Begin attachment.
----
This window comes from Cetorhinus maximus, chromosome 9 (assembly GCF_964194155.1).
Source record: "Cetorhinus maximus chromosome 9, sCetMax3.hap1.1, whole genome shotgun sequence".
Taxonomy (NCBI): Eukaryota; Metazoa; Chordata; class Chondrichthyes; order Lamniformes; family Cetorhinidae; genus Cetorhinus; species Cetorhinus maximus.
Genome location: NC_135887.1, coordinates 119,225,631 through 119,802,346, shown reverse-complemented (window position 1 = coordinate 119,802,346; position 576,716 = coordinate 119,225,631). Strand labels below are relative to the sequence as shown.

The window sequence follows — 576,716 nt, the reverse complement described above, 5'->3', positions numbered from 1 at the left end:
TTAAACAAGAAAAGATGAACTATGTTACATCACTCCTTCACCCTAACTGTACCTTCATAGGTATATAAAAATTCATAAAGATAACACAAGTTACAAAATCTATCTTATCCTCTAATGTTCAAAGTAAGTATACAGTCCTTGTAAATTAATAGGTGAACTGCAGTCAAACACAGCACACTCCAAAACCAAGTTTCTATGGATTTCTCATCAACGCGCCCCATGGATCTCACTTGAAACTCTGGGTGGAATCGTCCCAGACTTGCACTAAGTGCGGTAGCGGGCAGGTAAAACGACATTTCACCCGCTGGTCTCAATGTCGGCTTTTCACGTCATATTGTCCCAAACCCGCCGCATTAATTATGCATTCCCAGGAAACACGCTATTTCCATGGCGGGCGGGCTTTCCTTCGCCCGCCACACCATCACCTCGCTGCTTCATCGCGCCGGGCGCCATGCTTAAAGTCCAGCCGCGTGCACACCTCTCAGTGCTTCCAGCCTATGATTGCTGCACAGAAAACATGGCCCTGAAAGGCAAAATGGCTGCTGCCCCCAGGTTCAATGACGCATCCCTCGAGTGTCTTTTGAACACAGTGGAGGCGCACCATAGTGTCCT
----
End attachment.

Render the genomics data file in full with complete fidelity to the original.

This window comes from Cetorhinus maximus, chromosome 9 (assembly GCF_964194155.1).
Source record: "Cetorhinus maximus chromosome 9, sCetMax3.hap1.1, whole genome shotgun sequence".
Taxonomy (NCBI): Eukaryota; Metazoa; Chordata; class Chondrichthyes; order Lamniformes; family Cetorhinidae; genus Cetorhinus; species Cetorhinus maximus.
Genome location: NC_135887.1, coordinates 119,225,631 through 119,802,346, shown reverse-complemented (window position 1 = coordinate 119,802,346; position 576,716 = coordinate 119,225,631). Strand labels below are relative to the sequence as shown.

The window sequence follows — 576,716 nt, the reverse complement described above, 5'->3', positions numbered from 1 at the left end:
TTAAACAAGAAAAGATGAACTATGTTACATCACTCCTTCACCCTAACTGTACCTTCATAGGTATATAAAAATTCATAAAGATAACACAAGTTACAAAATCTATCTTATCCTCTAATGTTCAAAGTAAGTATACAGTCCTTGTAAATTAATAGGTGAACTGCAGTCAAACACAGCACACTCCAAAACCAAGTTTCTATGGATTTCTCATCAACGCGCCCCATGGATCTCACTTGAAACTCTGGGTGGAATCGTCCCAGACTTGCACTAAGTGCGGTAGCGGGCAGGTAAAACGACATTTCACCCGCTGGTCTCAATGTCGGCTTTTCACGTCATATTGTCCCAAACCCGCCGCATTAATTATGCATTCCCAGGAAACACGCTATTTCCATGGCGGGCGGGCTTTCCTTCGCCCGCCACACCATCACCTCGCTGCTTCATCGCGCCGGGCGCCATGCTTAAAGTCCAGCCGCGTGCACACCTCTCAGTGCTTCCAGCCTATGATTGCTGCACAGAAAACATGGCCCTGAAAGGCAAAATGGCTGCTGCCCCCAGGTTCAATGACGCATCCCTCGAGTGTCTTTTGAACACAGTGGAGGCGCACCATAGTGTCCT